(b)     in the case of a warranty given by a person resident outside the Island, the defendant proves that he had taken reasonable steps to ascertain, and did in fact believe in, the accuracy of the statement contained therein;

(c)     in the case of a prosecution in respect of a sample of milk procured from him, the defendant either –

(i)      has within sixty hours after the sample was procured served a notice such as is mentioned in paragraph (3) of Article 39 of this Law; or

(ii)     not having served such a notice proves that he had reasonable cause to believe that such a notice would have been of no effect by reason of the fact that the milk in question was a mixture of milk produced on more than one dairy farm.

(3)           Where the defendant is a servant of the person who purchased the article or substance under a warranty, he shall be entitled to rely on the provisions of this Article in the same way as his employer would have been entitled to do if he had been the defendant.

(4)           The person by whom the warranty is alleged to have been given shall be entitled to appear at the hearing and to give evidence, and the court may, if it thinks fit, adjourn the hearing to enable him to do so.

(5)           For the purposes of this Article and Article 57 of this Law, a name or description entered in an invoice shall be deemed to be a written warranty that the article or substance to which the entry refers can be sold or otherwise dealt with under that name or description by any person without contravening any of the provisions of this Law or of any order made thereunder.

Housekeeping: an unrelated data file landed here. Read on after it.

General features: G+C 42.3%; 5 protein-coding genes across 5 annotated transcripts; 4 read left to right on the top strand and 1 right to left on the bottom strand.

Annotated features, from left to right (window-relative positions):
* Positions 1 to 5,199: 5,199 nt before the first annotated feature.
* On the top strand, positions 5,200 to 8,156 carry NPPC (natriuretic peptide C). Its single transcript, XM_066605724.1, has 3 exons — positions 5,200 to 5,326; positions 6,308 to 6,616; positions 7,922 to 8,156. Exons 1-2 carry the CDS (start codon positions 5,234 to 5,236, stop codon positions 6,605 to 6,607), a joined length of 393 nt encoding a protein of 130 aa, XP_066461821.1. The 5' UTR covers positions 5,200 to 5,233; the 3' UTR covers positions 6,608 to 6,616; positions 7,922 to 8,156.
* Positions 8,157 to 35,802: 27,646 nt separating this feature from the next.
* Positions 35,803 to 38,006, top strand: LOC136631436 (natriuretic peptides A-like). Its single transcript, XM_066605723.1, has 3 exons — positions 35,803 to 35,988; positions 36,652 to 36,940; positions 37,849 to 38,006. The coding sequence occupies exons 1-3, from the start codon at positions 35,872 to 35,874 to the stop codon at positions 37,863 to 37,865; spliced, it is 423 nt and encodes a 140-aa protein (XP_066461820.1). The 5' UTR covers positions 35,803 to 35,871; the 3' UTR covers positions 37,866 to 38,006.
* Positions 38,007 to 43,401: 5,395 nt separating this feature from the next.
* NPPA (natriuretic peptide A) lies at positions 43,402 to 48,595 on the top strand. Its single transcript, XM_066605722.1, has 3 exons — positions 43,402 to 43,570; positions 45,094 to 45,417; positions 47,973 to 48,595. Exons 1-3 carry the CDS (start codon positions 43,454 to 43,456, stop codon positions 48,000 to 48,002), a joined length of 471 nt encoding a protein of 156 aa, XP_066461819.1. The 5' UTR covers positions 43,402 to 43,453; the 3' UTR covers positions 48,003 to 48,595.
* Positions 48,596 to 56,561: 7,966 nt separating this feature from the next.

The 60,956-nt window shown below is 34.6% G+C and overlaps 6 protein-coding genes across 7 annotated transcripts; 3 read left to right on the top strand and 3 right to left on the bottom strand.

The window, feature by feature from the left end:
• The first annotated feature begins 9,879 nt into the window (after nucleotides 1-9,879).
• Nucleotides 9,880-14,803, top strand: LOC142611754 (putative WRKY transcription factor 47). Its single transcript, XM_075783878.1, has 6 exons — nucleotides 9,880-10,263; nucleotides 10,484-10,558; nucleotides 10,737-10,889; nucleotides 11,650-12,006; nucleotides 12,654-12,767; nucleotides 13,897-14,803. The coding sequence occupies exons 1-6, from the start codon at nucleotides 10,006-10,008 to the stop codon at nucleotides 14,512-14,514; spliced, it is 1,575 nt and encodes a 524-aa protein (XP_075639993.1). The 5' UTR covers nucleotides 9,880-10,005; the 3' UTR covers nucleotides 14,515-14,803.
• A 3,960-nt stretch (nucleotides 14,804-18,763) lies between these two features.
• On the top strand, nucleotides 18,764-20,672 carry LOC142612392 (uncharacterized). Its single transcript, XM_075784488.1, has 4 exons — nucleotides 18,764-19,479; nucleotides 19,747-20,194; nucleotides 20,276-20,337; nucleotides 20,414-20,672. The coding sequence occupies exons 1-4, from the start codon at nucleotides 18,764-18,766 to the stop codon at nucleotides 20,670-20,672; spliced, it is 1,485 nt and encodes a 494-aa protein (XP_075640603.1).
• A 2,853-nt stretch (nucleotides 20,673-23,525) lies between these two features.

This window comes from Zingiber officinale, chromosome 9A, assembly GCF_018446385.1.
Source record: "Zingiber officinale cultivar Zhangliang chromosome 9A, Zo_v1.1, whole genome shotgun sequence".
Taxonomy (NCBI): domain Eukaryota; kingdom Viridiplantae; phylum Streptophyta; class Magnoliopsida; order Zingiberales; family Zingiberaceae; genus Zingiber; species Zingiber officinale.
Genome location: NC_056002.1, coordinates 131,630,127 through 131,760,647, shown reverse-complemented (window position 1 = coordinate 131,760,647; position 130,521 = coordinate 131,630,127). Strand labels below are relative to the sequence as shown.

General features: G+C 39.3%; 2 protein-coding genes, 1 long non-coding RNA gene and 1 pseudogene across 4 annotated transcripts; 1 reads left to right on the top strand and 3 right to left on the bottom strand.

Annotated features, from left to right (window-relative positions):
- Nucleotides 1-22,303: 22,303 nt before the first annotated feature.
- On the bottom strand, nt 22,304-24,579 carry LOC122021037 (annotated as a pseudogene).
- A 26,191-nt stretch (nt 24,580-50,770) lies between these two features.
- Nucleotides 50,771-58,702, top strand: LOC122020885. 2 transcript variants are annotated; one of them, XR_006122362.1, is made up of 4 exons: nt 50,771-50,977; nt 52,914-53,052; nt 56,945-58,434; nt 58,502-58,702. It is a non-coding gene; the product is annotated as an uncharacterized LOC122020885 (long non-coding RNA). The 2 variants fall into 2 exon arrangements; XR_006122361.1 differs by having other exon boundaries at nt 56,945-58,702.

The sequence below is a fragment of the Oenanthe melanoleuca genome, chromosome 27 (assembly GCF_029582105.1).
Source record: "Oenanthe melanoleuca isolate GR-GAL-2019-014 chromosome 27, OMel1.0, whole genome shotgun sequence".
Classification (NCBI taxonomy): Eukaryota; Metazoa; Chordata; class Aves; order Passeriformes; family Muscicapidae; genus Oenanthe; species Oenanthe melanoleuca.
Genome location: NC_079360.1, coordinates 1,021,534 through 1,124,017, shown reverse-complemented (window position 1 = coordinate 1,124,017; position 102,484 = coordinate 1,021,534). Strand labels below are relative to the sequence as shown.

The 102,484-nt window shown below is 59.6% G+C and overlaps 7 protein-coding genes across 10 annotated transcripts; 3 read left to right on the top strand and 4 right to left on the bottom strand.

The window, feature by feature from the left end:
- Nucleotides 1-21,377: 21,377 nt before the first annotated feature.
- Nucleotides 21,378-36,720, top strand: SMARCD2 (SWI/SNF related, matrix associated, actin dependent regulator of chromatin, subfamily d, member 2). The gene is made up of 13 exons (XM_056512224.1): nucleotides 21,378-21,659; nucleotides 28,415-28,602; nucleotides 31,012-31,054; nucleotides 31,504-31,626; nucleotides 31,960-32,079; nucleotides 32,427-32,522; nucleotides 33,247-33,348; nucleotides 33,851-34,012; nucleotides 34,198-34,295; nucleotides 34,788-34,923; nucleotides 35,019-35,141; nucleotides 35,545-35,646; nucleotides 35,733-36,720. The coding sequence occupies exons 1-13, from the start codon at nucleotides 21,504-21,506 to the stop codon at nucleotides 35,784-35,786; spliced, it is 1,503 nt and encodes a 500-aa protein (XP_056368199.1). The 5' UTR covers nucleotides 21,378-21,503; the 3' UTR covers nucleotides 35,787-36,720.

ARTICLE 57

OFFENCES IN RELATION TO WARRANTIES AND CERTIFICATES OF ANALYSIS

(1)           A defendant who in any proceedings under this Law wilfully applies to any article or substance a warranty or certificate of analysis given in relation to any other article or substance shall be guilty of an offence.

(2)           A person who, in respect of any article or substance sold by him, being an article or substance in respect of which a warranty might be pleaded under the provisions of Article 56 of this Law, gives to the purchaser a false warranty in writing, shall be guilty of an offence, unless he proves that when he gave the warranty he had reason to believe that the statements or description contained therein were accurate.

 

Appeals

ARTICLE 58

EFFECT OF COURT’S DECISION

Where on an appeal under this Law, or under any order made under this Law, the court varies or reverses any decision of the Committee, it shall be the duty of the Committee to give effect to the order of the court and, in particular, to grant any necessary licence or to make any necessary entry in any register.